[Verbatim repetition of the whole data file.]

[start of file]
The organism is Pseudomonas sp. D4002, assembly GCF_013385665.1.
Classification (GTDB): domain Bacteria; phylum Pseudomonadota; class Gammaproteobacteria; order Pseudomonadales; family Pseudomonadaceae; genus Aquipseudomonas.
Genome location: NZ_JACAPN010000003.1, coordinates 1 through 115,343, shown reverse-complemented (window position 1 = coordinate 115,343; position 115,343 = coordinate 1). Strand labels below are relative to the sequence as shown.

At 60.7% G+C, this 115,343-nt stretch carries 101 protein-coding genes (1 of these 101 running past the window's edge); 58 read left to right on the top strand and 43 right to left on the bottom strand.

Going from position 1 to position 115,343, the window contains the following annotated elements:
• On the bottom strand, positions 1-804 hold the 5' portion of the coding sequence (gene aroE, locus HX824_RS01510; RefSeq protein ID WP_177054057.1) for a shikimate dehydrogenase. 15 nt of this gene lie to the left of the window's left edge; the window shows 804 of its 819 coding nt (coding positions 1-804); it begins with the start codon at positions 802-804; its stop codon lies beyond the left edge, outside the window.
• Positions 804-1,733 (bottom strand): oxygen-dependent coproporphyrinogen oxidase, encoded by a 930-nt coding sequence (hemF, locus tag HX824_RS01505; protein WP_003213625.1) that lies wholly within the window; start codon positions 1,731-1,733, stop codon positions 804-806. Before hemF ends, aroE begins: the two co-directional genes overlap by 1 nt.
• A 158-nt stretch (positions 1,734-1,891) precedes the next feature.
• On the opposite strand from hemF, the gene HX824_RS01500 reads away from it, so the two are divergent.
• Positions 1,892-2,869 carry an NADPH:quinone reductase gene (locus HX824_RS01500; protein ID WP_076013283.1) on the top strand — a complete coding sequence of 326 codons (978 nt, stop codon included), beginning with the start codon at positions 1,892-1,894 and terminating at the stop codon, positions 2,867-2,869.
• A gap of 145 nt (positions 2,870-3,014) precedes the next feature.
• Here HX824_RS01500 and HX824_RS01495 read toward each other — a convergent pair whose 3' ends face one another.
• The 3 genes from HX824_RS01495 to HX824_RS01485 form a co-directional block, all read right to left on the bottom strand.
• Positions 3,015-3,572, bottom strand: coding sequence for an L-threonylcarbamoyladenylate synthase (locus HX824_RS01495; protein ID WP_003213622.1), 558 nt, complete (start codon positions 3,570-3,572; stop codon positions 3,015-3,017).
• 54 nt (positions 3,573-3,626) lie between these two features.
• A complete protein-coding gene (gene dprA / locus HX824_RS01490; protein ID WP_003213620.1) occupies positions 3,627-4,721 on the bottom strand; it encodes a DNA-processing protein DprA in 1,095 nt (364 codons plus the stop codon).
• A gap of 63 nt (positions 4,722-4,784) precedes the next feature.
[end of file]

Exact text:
The organism is Pseudomonas sp. D4002, assembly GCF_013385665.1.
Classification (GTDB): domain Bacteria; phylum Pseudomonadota; class Gammaproteobacteria; order Pseudomonadales; family Pseudomonadaceae; genus Aquipseudomonas.
Genome location: NZ_JACAPN010000003.1, coordinates 1 through 115,343, shown reverse-complemented (window position 1 = coordinate 115,343; position 115,343 = coordinate 1). Strand labels below are relative to the sequence as shown.

At 60.7% G+C, this 115,343-nt stretch carries 101 protein-coding genes (1 of these 101 running past the window's edge); 58 read left to right on the top strand and 43 right to left on the bottom strand.

Going from position 1 to position 115,343, the window contains the following annotated elements:
• On the bottom strand, positions 1-804 hold the 5' portion of the coding sequence (gene aroE, locus HX824_RS01510; RefSeq protein ID WP_177054057.1) for a shikimate dehydrogenase. 15 nt of this gene lie to the left of the window's left edge; the window shows 804 of its 819 coding nt (coding positions 1-804); it begins with the start codon at positions 802-804; its stop codon lies beyond the left edge, outside the window.
• Positions 804-1,733 (bottom strand): oxygen-dependent coproporphyrinogen oxidase, encoded by a 930-nt coding sequence (hemF, locus tag HX824_RS01505; protein WP_003213625.1) that lies wholly within the window; start codon positions 1,731-1,733, stop codon positions 804-806. Before hemF ends, aroE begins: the two co-directional genes overlap by 1 nt.
• A 158-nt stretch (positions 1,734-1,891) precedes the next feature.
• On the opposite strand from hemF, the gene HX824_RS01500 reads away from it, so the two are divergent.
• Positions 1,892-2,869 carry an NADPH:quinone reductase gene (locus HX824_RS01500; protein ID WP_076013283.1) on the top strand — a complete coding sequence of 326 codons (978 nt, stop codon included), beginning with the start codon at positions 1,892-1,894 and terminating at the stop codon, positions 2,867-2,869.
• A gap of 145 nt (positions 2,870-3,014) precedes the next feature.
• Here HX824_RS01500 and HX824_RS01495 read toward each other — a convergent pair whose 3' ends face one another.
• The 3 genes from HX824_RS01495 to HX824_RS01485 form a co-directional block, all read right to left on the bottom strand.
• Positions 3,015-3,572, bottom strand: coding sequence for an L-threonylcarbamoyladenylate synthase (locus HX824_RS01495; protein ID WP_003213622.1), 558 nt, complete (start codon positions 3,570-3,572; stop codon positions 3,015-3,017).
• 54 nt (positions 3,573-3,626) lie between these two features.
• A complete protein-coding gene (gene dprA / locus HX824_RS01490; protein ID WP_003213620.1) occupies positions 3,627-4,721 on the bottom strand; it encodes a DNA-processing protein DprA in 1,095 nt (364 codons plus the stop codon).
• A gap of 63 nt (positions 4,722-4,784) precedes the next feature.